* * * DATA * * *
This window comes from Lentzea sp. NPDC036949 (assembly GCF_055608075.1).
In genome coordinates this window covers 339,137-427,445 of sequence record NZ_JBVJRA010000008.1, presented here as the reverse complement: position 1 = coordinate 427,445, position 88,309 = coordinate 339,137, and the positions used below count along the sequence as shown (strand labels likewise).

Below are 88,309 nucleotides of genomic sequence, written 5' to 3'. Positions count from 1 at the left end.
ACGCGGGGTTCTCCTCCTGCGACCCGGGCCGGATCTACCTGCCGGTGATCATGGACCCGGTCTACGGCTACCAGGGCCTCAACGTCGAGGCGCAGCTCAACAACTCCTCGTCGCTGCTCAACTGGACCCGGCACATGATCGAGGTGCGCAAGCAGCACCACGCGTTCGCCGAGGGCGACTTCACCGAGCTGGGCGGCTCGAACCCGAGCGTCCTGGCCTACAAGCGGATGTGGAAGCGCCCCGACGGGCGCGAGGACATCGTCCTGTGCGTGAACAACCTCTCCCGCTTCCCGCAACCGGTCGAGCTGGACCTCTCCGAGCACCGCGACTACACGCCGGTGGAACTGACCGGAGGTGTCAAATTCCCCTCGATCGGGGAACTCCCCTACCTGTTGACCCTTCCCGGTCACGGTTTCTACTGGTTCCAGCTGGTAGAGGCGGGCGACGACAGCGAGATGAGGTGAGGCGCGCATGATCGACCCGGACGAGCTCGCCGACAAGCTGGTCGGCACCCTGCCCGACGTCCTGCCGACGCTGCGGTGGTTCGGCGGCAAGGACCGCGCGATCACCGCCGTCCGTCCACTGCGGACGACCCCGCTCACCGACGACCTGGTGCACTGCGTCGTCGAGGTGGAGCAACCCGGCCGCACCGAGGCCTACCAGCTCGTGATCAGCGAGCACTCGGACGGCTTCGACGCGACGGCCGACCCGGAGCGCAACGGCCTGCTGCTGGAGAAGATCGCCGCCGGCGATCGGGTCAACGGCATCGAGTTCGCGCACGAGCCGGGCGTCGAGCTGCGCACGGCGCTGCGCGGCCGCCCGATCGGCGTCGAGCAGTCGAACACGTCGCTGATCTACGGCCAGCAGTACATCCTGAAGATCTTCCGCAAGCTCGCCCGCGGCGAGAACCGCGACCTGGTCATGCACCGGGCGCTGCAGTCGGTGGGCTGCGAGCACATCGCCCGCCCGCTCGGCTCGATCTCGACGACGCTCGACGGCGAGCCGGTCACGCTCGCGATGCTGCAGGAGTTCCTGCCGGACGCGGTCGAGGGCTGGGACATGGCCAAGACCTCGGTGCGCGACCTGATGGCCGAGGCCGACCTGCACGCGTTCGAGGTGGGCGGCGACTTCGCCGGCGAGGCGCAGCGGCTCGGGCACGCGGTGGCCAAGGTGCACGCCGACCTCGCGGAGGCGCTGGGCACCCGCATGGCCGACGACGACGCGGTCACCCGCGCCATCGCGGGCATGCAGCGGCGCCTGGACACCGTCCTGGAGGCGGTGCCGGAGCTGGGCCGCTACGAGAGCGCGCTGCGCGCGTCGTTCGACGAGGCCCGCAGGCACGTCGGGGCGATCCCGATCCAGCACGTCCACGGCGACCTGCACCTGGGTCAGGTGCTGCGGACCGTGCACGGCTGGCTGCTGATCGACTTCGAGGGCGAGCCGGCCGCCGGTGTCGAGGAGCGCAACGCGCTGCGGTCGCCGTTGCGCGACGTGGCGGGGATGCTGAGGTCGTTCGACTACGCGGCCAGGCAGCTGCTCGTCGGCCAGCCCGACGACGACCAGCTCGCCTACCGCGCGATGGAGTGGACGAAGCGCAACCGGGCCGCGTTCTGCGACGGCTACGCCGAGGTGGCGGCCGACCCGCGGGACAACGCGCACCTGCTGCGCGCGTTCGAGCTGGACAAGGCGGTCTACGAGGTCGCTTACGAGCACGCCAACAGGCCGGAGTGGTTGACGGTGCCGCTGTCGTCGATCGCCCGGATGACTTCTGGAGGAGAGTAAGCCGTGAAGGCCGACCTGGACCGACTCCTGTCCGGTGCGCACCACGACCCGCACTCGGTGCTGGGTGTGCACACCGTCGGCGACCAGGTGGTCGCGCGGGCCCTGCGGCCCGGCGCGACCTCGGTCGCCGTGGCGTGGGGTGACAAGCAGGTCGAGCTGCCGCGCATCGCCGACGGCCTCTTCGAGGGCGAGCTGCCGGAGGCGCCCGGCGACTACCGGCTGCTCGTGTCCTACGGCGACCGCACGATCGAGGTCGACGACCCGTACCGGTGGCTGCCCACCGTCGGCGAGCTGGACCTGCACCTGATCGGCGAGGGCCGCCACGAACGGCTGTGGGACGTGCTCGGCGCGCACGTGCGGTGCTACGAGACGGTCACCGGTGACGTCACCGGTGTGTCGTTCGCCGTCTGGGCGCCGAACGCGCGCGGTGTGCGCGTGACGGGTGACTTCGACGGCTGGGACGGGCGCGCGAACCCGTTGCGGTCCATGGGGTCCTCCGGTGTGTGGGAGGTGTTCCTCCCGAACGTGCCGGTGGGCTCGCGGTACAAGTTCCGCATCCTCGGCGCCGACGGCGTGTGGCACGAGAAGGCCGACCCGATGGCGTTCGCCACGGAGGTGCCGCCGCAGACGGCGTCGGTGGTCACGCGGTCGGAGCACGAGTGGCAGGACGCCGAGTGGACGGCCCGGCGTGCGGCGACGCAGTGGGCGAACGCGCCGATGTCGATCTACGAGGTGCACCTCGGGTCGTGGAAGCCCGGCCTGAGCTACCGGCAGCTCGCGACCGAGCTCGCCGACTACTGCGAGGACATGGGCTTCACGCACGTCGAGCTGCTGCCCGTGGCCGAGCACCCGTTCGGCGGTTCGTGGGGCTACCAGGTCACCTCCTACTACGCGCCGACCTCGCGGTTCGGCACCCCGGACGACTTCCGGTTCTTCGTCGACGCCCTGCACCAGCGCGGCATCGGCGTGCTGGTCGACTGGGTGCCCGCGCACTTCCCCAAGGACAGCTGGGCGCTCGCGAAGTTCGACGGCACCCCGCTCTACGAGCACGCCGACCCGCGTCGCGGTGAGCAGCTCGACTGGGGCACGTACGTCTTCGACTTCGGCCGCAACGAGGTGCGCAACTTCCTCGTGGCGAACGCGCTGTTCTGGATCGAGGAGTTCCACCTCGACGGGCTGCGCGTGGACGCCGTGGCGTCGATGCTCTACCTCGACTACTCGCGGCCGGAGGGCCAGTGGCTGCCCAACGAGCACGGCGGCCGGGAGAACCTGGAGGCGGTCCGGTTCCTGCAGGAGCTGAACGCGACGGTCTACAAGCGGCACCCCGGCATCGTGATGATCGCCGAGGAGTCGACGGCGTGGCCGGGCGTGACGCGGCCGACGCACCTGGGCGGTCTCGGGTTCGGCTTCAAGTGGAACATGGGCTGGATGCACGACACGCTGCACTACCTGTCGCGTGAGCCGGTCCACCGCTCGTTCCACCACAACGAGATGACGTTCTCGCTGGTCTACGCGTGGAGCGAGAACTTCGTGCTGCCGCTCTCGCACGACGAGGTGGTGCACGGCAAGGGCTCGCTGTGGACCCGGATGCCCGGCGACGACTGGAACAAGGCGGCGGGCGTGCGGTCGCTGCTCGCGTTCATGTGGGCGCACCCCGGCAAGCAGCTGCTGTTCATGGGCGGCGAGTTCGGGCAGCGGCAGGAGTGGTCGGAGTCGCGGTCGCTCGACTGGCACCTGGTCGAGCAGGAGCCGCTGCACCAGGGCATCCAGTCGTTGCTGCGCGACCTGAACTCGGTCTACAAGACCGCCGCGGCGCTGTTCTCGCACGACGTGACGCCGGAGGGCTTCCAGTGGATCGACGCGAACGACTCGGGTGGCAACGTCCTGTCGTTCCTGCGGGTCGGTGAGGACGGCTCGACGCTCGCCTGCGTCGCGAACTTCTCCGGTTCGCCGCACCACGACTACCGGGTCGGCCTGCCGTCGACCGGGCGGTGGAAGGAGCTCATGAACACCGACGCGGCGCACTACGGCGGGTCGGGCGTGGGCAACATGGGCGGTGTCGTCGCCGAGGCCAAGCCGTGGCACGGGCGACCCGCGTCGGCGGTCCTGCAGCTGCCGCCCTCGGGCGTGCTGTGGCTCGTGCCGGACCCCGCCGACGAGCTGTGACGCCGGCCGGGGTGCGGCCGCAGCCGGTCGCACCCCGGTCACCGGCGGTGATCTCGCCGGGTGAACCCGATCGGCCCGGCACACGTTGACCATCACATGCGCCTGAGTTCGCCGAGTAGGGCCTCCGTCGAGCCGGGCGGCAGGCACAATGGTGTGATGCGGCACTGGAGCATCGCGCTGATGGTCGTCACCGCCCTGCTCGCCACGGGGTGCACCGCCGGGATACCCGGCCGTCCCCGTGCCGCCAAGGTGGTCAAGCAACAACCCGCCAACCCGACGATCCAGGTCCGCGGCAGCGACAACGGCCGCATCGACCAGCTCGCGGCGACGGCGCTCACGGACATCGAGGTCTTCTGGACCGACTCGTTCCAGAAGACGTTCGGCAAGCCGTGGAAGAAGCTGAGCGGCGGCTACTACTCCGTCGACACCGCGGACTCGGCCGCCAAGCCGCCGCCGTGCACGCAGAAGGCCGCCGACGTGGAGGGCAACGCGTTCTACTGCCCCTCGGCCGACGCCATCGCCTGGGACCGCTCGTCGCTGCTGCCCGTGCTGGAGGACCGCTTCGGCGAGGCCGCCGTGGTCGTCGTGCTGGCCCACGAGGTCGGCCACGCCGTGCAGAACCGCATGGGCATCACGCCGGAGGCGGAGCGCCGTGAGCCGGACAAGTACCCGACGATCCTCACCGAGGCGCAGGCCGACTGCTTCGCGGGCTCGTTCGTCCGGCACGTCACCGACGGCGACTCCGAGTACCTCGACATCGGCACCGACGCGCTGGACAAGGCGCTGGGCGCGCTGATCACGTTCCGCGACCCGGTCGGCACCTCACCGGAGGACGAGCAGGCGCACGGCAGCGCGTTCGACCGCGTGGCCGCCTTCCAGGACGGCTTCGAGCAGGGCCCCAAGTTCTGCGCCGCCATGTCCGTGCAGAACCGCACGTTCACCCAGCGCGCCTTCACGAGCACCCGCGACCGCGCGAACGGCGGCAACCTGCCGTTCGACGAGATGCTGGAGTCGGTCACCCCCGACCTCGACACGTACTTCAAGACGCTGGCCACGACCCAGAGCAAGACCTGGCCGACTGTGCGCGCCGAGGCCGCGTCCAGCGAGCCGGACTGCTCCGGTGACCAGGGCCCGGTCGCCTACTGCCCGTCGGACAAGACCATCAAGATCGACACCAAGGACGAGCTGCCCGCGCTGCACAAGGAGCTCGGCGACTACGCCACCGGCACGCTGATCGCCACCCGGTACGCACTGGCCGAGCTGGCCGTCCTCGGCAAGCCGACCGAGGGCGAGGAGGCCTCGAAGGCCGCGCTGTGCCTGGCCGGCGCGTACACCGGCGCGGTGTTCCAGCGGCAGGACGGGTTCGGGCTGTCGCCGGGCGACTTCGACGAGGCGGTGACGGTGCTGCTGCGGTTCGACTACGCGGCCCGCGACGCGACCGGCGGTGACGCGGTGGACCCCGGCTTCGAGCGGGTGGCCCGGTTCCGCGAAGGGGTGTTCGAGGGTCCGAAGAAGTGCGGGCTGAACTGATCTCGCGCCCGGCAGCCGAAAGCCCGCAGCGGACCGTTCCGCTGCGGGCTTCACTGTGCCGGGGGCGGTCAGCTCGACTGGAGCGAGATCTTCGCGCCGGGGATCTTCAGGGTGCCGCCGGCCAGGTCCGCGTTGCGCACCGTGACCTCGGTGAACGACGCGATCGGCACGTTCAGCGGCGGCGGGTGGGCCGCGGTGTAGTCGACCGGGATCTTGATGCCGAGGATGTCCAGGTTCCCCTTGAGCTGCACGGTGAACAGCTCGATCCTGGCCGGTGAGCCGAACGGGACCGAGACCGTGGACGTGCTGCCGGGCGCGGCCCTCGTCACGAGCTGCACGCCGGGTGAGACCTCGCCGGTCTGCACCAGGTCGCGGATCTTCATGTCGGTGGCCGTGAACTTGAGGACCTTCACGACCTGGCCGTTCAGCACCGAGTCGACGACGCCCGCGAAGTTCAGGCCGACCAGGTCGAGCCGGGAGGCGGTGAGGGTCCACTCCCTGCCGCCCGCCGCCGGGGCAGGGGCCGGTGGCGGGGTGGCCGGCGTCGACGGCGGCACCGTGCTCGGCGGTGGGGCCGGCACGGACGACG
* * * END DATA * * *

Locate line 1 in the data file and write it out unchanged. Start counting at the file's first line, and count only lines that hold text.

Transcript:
This window comes from Lentzea sp. NPDC036949 (assembly GCF_055608075.1).